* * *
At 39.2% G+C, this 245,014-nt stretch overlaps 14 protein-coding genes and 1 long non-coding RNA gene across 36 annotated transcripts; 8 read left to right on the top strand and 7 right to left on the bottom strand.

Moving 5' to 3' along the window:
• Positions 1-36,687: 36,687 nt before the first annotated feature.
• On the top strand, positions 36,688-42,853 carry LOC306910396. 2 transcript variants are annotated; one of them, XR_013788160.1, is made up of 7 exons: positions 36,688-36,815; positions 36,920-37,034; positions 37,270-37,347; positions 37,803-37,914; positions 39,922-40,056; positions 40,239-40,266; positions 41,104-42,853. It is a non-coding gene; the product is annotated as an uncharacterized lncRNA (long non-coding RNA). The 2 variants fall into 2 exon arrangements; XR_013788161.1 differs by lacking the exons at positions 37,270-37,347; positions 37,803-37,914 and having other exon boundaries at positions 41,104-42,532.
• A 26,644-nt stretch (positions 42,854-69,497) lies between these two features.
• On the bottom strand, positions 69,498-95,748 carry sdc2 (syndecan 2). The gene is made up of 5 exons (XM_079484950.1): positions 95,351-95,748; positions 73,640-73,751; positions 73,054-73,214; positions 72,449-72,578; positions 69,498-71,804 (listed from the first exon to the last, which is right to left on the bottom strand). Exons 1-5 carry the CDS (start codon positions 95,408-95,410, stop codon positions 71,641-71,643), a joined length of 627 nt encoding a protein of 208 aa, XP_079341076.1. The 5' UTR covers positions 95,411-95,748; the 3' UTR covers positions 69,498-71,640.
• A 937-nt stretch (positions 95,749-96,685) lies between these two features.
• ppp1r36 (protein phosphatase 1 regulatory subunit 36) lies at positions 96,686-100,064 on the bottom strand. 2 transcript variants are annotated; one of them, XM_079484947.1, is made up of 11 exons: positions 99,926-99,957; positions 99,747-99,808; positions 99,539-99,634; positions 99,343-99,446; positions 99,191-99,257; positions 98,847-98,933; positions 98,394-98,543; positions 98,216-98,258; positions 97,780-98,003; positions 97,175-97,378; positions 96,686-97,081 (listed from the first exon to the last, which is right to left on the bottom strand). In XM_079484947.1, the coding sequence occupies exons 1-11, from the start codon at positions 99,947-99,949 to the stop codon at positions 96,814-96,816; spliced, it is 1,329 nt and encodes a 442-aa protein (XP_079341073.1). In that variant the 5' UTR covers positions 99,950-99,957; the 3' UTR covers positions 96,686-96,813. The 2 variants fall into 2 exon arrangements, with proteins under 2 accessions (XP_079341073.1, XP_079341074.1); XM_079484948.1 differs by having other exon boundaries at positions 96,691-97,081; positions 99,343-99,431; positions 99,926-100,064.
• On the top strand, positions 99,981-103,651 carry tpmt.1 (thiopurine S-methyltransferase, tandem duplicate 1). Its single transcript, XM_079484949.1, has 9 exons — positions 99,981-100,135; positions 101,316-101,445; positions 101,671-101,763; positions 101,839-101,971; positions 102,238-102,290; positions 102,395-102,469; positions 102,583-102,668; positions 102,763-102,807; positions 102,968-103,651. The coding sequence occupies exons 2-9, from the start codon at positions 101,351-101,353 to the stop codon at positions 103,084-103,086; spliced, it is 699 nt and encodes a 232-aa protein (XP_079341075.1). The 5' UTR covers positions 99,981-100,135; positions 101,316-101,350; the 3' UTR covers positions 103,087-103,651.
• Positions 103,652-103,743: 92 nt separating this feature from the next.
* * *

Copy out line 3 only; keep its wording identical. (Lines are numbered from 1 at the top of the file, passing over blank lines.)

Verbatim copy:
• Positions 1-36,687: 36,687 nt before the first annotated feature.